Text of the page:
What are Schedule 2 (S2) substances?
Schedule 2 substances are labelled ‘Pharmacy Medicine’. They are available for sale from pharmacies and from licensed retailers in rural areas where no pharmacy is nearby. Many painkillers and products used to treat minor conditions such as coughs and colds are Schedule 2 substances.
What are Schedule 3 (S3) substances?
Schedule 3 substances are labelled ‘Pharmacist Only Medicine’. They do not require a prescription but they are only available from pharmacies. The preparation must be handed to the buyer by the pharmacist. This is to ensure that the person purchasing the medication can receive professional advice about its use.
What are Schedule 4 (S4) substances?
Schedule 4 substances are labelled ‘Prescription Only Medicine’. They are medicines that are obtained from a pharmacist on prescription.
Some S4 medicines are subject to special requirements regarding their supply. They are called ‘prescribed restricted substances’ or ‘Appendix D drugs’ or ‘S4D’ drugs and include drugs which may be abused and/or are liable to cause dependence. Anabolic androgenic steroids, barbiturates and benzodiazepines (such as diazepam and nitrazepam) are examples of S4Ds.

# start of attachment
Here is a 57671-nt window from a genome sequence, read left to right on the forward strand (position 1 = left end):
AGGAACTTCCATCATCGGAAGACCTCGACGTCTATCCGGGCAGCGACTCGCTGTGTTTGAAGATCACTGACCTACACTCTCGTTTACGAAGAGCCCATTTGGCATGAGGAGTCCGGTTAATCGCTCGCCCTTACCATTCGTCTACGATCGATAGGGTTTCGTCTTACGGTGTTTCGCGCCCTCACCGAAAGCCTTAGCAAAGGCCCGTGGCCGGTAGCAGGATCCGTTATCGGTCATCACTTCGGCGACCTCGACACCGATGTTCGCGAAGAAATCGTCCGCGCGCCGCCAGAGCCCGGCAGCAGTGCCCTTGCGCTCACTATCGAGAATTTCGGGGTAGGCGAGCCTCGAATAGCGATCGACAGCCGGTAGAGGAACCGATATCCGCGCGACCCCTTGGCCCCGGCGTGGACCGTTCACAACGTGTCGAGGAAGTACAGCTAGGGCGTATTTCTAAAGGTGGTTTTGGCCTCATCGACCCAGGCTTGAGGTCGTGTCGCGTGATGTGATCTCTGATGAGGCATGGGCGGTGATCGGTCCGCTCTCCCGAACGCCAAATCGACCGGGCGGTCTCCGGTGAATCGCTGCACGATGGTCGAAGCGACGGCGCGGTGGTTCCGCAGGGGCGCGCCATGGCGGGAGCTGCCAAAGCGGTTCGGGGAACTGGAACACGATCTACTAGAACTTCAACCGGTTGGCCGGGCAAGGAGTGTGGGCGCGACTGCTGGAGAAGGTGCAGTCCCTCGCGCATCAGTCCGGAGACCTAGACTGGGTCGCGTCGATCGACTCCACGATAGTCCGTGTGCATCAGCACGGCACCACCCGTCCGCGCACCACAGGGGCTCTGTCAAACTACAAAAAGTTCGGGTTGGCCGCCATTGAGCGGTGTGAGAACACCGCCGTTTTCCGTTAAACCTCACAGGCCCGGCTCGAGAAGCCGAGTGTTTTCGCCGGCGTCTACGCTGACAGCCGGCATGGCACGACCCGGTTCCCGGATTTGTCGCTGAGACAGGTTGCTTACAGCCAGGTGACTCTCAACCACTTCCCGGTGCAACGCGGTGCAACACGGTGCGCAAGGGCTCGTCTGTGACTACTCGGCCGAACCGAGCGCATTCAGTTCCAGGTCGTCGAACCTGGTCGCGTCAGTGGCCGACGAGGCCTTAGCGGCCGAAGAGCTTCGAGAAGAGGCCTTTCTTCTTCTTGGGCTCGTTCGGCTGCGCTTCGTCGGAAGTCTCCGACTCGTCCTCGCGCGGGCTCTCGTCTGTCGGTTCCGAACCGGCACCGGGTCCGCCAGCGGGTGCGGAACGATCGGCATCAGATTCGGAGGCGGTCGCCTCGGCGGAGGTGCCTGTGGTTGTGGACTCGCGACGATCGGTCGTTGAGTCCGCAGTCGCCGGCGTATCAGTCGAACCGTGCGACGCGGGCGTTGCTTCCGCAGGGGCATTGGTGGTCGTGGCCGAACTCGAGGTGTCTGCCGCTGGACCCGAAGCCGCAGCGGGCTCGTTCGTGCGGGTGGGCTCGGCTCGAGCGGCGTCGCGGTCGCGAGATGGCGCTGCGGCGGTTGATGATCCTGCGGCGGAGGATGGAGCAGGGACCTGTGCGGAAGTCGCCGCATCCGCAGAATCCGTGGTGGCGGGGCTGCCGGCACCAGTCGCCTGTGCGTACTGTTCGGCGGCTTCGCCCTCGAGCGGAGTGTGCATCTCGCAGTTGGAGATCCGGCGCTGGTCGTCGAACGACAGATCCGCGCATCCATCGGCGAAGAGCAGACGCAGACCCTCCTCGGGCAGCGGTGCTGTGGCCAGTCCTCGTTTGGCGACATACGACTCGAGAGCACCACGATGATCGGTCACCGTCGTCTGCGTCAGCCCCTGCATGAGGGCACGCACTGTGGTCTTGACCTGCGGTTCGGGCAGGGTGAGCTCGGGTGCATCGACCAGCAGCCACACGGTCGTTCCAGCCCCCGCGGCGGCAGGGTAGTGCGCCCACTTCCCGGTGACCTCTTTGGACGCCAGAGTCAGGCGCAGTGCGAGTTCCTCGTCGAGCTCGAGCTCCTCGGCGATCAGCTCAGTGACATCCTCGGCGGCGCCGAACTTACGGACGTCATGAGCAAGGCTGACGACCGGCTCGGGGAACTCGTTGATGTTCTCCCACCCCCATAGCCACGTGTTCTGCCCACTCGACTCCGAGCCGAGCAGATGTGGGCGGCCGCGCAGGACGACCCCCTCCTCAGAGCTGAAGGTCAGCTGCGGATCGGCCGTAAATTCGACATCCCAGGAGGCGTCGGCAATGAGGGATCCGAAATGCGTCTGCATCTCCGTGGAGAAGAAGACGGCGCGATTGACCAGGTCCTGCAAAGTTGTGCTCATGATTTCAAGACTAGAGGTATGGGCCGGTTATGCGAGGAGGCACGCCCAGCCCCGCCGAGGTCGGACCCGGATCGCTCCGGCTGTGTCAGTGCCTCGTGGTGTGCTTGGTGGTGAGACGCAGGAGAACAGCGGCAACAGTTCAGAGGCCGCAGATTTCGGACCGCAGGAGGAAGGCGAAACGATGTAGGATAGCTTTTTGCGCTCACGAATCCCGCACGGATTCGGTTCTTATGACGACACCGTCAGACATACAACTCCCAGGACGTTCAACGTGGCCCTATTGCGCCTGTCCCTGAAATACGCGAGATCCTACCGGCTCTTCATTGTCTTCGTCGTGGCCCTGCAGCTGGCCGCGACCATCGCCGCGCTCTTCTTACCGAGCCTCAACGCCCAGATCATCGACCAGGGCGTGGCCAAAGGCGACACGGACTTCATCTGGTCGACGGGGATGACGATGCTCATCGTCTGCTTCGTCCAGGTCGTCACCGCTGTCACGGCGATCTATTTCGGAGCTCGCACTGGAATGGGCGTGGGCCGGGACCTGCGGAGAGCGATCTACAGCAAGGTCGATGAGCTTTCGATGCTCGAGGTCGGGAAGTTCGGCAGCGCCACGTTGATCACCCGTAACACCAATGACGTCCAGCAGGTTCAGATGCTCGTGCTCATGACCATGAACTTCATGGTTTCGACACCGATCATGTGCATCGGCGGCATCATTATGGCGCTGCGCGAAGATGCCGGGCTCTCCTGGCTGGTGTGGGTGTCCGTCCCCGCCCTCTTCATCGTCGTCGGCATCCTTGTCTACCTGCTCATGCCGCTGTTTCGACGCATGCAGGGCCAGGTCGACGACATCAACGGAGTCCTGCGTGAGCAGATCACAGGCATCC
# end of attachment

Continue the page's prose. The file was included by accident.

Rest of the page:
What are Schedule 8 (S8) substances?
Schedule 8 substances are labelled ‘Controlled Drug’. They are medicines that are obtained from a pharmacist on prescription and are subject to tight restrictions because of their potential to produce addiction. They are often referred to as ‘drugs of addiction’. Morphine, oxycodone and fentanyl are examples of S8 drugs.
Why are the Poisons and Therapeutic Goods laws in NSW different to other States and the Territories?
The differences in law that exist across Australia today are a product of history. Prior to Federation, each of the colonies (which would later become the States) had their own legislation controlling poisons and the practice of pharmacy. Under the Constitution of Australia, which came into effect in 1901, the Commonwealth were given only limited powers over the control of medicines. Most powers remained with the States.
Today, the Commonwealth controls the subsidisation of the cost of medicines, the registration of products and manufacturers, and the importation and exportation of medicines. The States control other aspects, and while differences remain, there has been considerable work over the last 50 years to harmonise the medicines and poisons laws in the various States.